Urology

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Managing Urinary Incontinence After Prostate Cancer Treatment

Michael Guralnick, MD, Associate Professor of Urology
and R. Corey O’Connor, MD, Associate Professor of Urology

Urinary incontinence is a well-recognized and potentially devastating complication of prostate cancer treatment (surgery, radiation) that can have a significantly negative impact on quality of life. Typically, incontinence is activity-related (e.g., stress urinary incontinence) and caused by injury/weakness of the urethral sphincter muscle. Fortunately, less than 10 percent of patients treated for prostate cancer have urinary incontinence significant enough to warrant aggressive medical or surgical therapy. Several treatment modalities exist to help patients with post-prostatectomy stress urinary incontinence, including physical therapy/behavior modification, duloxetine, urethral bulking, male slings and artificial urinary sphincters.

Physical Therapy
Initial therapy for managing post-prostatectomy stress incontinence includes behavior modification (managing fluid intake, timed urination) and pelvic floor physical therapy (Kegel exercises). The exercises are performed to strengthen the urinary sphincter muscle to minimize/prevent incontinence. Published studies have demonstrated that men who perform pelvic floor exercises have an earlier return of continence when compared to patients who do not following prostate surgery. Some patients benefit from a more aggressive form of therapy involving biofeedback to help teach proper exercise technique.

Duloxetine
Duloxetine, a selective serotonin (5-HT) and norepinephrine (NE) reuptake inhibitor, has been shown to decrease incontinence by increasing urethral sphincter contractility. The drug is routinely used in Europe for stress urinary incontinence, but is only FDA approved in the United States as an antidepressant. However, daily (off-label) use of the medication has been demonstrated to improve urinary control in more than 60 percent of men with post-prostatectomy urinary incontinence. Approximately 40 percent of men report side effects such as drowsiness, lightheadedness, nausea or dry mouth.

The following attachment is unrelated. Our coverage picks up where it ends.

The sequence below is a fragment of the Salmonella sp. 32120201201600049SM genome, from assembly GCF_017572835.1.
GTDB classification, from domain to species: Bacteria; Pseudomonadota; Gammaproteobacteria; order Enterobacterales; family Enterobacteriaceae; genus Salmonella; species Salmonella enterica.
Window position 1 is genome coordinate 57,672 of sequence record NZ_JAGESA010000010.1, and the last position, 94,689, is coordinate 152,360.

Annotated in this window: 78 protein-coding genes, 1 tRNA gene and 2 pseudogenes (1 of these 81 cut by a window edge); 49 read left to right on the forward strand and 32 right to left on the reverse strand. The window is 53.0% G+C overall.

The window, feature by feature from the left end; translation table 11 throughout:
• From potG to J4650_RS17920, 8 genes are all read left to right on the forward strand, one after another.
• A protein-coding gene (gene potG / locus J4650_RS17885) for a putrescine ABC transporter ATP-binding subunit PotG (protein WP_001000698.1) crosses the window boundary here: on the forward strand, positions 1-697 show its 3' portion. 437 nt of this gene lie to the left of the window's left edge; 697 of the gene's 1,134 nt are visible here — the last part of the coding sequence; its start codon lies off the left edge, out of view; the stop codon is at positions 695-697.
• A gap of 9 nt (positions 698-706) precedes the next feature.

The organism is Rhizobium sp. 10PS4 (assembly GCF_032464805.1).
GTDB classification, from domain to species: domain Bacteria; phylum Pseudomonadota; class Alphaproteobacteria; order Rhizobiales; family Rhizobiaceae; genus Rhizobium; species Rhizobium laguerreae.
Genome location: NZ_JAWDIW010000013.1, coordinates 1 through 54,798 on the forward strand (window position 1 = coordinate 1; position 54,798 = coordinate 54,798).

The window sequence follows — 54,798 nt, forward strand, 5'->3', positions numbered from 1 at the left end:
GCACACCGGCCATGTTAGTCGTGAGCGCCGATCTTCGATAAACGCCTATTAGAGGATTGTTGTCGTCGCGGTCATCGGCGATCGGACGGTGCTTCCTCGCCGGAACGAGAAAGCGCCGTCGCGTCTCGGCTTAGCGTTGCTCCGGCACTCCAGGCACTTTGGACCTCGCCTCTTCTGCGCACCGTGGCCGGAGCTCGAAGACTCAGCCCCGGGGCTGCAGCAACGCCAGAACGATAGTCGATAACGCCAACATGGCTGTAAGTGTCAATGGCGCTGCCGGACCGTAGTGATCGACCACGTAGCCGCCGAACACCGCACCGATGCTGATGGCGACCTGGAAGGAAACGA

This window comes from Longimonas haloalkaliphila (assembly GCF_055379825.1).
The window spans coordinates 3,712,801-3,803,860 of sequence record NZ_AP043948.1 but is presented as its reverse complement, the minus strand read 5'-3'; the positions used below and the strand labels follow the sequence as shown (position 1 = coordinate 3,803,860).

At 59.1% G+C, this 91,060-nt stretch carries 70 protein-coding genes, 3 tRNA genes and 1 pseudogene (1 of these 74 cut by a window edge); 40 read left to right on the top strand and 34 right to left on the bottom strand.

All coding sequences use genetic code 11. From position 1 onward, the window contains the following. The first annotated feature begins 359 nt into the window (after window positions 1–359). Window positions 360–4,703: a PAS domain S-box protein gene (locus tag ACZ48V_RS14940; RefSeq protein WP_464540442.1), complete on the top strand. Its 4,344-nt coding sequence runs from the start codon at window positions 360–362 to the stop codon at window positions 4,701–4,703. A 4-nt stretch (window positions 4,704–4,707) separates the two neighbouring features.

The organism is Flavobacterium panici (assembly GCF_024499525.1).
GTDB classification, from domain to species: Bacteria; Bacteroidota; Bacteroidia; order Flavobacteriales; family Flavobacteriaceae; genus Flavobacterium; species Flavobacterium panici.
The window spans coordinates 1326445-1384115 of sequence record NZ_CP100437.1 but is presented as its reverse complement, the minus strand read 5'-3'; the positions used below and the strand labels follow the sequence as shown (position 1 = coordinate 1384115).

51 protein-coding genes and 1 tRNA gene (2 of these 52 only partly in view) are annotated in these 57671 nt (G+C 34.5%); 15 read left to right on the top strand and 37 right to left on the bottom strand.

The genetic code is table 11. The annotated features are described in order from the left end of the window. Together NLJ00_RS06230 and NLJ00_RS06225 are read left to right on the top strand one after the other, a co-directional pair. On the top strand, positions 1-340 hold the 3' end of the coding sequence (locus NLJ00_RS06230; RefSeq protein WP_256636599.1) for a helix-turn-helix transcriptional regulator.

Urethral Bulking
Transurethral injections of bulking agents (collagen, Durasphere®, Coaptite®, Macroplastique®) are routinely used in women with stress urinary incontinence. The procedure has also been utilized in men with post-prostatectomy stress incontinence for decades. The injected materials bulk the urethral lining at the level of the bladder neck to create a better “seal” and thus, improve closure of the urinary sphincter muscle. Success rates are often short-lived and patients usually require repeat injections. Complications are rare.

Transobturator Male Sling (AdVance Male sling™)
The transobturator male sling has been commercially available for treating mild to moderate post-prostatectomy stress incontinence since 2004. The surgically implanted mesh supports the proximal urethra to allow for better external sphincter contractility. The result is improved continence. Ideal patients for male slings use three or fewer absorptive pads per day, are able to volitionally contract the external sphincter and have not had pelvic radiation. The procedure can be performed as outpatient surgery and typically requires overnight urethral catheterization. Cure rates in appropriately selected patients approach 85 percent in our institution. Potential complications include urinary retention (usually transient), infection (rare) and sling erosion (rare).

Artificial urinary sphincter (AMs 800)
The current gold standard for treating post-prostatectomy incontinence is the artificial urinary sphincter (AMS 800). The implantable, fluid- filled prosthesis consists of three components: a cuff, a control pump and a pressure-regulating balloon. The fluid-filled cuff encircles the bulbar urethra and gently compresses the urethra closed during bladder storage. The patient squeezes the pump, located in the scrotum, to open the cuff and allow for bladder emptying. Overall patient satisfaction is high, with 90 percent of patients reporting 90 percent or better continence improvement. This is generally the treatment of choice in patients with severe incontinence. Potential complications include infection (~5 percent) and cuff erosion into the urethra (5 percent to 10 percent). While a history of pelvic radiation therapy may increase the risk for these complications, it is not a contraindication to the procedure.

Incontinence after prostate cancer therapy is a greatly feared condition that can adversely affect a patient’s quality of life. The reconstructive urology team at Froedtert & The Medical College of Wisconsin offers multiple therapeutic modalities to manage this condition and allow patients to lead more normal lives.
 

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Page Updated 12/12/2013